How to make sure every morning is a great one
How many of us, honestly, can say that we have a great morning routine? If you’re anything like me, then mornings can be a real challenge.
Tiredness combined with the time pressure of getting ready for work or school can make for a very stressful experience. So is there a way that we can all make sure that we have a happy, healthy and positive start to the day? I believe there is. Here is my guide to making sure that every morning is a great one.
A good morning starts the night before
If you’re reading this, then you are probably the kind of person who spends a few minutes before you fall asleep every night mulling over the day to come.
You’ll get into bed, check your phone, think about the things you need to do tomorrow, and worry. None of this is conducive to a good night’s sleep.
For one, the blue light from your phone screen is proven to suppress the melatonin your body needs to go to sleep. But this is also all about doing everything to reduce the amount of things you need to think about once you’re in bed.
So, do a to-do list for the next before you go up to bed. Make your packed lunch and put it in the fridge.
The key here is to clear your mind a little and give yourself a chance simply to get a good night’s sleep. Why? Because sleep repairs our bodies and minds – and is the key to a great morning routine.
Set your alarm five minutes earlier
Clearly the best way to stop rushing in the mornings is to give yourself more time. Which sounds simple. But most of us, given the choice, will spend as much time delaying the inevitable as possible. Setting your alarm five minutes earlier could simply mean reaching for the snooze button five minutes earlier.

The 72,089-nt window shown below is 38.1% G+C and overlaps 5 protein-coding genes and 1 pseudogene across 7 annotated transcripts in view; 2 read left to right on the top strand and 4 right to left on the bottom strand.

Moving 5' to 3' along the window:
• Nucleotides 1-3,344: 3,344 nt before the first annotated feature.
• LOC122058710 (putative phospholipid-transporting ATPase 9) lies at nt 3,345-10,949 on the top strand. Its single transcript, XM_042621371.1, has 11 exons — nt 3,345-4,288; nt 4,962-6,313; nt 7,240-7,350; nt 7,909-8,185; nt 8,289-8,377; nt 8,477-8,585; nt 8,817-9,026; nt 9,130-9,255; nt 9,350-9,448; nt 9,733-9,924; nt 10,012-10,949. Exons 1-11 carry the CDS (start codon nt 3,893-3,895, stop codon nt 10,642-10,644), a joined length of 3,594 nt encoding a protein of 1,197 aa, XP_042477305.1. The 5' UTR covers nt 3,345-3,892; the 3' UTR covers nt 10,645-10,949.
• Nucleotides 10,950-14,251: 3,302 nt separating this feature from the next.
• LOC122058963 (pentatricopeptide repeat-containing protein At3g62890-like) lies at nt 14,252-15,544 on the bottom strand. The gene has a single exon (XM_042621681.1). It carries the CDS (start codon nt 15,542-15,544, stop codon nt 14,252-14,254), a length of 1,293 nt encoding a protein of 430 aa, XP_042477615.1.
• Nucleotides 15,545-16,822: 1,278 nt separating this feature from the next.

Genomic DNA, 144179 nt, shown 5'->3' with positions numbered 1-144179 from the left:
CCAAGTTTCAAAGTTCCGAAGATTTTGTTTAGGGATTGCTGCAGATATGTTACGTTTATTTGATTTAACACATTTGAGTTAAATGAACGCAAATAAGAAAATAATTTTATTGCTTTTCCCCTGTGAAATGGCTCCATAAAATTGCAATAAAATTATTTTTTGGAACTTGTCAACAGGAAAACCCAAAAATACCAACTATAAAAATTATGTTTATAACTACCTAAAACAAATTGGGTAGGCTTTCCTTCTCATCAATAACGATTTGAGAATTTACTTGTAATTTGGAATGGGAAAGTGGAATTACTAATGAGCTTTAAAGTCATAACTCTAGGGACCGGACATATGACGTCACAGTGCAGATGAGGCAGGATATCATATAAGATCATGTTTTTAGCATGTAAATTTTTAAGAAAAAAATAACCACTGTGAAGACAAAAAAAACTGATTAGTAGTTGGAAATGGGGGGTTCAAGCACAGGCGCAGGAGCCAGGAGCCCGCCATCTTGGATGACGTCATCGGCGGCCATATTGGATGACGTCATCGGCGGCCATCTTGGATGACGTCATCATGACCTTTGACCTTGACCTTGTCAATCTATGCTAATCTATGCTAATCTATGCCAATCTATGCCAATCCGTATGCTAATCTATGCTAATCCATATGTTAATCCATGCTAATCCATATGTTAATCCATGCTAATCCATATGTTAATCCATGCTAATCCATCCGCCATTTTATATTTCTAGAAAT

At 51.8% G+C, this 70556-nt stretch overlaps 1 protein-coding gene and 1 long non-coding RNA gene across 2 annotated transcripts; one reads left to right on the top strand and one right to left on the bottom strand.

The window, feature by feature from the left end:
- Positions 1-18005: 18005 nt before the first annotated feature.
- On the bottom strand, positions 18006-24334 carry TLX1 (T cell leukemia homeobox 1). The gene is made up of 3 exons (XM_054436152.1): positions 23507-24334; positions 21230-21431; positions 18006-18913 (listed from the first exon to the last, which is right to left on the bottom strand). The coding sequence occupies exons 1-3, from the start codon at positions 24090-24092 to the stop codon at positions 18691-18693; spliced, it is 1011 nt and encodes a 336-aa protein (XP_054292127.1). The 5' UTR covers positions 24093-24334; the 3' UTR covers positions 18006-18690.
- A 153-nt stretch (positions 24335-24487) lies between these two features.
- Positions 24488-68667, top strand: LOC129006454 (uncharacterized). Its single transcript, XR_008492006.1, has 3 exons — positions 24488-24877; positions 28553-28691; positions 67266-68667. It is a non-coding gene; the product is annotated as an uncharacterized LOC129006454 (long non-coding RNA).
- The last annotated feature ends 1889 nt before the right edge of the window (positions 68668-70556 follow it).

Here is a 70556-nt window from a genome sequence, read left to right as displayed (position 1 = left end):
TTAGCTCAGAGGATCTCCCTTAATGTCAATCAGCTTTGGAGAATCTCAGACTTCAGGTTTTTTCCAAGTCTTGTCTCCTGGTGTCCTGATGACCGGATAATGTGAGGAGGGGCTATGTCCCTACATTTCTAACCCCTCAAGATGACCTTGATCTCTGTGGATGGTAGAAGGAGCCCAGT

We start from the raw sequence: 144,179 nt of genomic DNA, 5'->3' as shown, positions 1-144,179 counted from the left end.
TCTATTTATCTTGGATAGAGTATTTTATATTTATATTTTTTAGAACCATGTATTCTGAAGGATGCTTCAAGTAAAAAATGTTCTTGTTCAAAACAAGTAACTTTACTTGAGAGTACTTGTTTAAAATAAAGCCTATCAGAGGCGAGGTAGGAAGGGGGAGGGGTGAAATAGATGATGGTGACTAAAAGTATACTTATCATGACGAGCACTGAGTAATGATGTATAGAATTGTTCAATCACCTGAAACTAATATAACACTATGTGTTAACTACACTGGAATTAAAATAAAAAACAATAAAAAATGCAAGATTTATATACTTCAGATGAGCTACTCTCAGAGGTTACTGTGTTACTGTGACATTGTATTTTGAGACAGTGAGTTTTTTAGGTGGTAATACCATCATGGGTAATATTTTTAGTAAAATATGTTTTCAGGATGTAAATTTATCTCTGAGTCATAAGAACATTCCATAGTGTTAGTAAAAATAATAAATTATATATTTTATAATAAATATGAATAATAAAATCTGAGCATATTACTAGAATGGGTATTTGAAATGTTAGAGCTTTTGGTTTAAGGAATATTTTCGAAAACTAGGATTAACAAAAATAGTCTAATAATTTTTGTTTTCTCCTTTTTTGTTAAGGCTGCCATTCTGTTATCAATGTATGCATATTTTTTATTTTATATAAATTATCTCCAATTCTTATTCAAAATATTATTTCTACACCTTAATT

But it doesn’t have to be like this. Getting to bed earlier and getting your to-do list in order the night before should help you to get a better night’s sleep. You should be waking up feeling a bit fresher.
If you are, then use the earlier alarm call for a few moments of calm before the day begins. Call it meditation, or ‘me time’, or whatever – it doesn’t matter. The key here is to just calm your mind and let your day fall into place.
So, sit up in bed, close your eyes for a few minutes and take a three deep breaths. Follow your breathing for a while, and just enjoy the moment of peace before you get up.
Try to exercise in the mornings
Finding time to exercise is hard. We are too tired in the evenings. We’re too busy at weekends. Our lunchtimes are for eating. So the idea of squeezing some exercise into your already hectic morning seems impossible.
But bear with me. Firstly, the benefits. Exercise of any kind – whether it’s a few stretches while we’re eating some toast or a 30k bike ride to our office – makes us feel better.
This is particularly the case in the mornings. Yoga stretches out tired muscles, and calms a busy mind. Walking or cycling to work gives us a buzz that lasts for the rest of the day. (It also gives you an enormous sense of self-satisfaction that your exercise is already done for the day by 9am!).
Once again, like all of the points I’ve made here, building exercise into your morning routine is all about time management.
Do what you can the night before to free up your time in the morning. Get to bed earlier so that you can get up feeling fresh and revived. Set your alarm five minutes earlier to give yourself a few moments in bed so you can calmly settle your mind. And find a space where you can exercise and get the blood pumping, if only for a few minutes.
A final word on setting expectations about this.
We’re all busy people. Sure, it would be great to have the time to build the ideal morning schedule. If we didn’t have jobs to go to, we could really enjoy savouring a healthy, wholesome breakfast, rather than a snatched slice of toast on the school run.
We could wander out to our morning yoga class, or maybe squeeze in a half hour meditation session before we open our lap tops. But for most of us, between work and kids and family, time is of the essence in the morning.
So the key to making sure every morning is a great one is to manage the time you do have effectively. But it’s also about not being too hard on yourself if you don’t get everything done.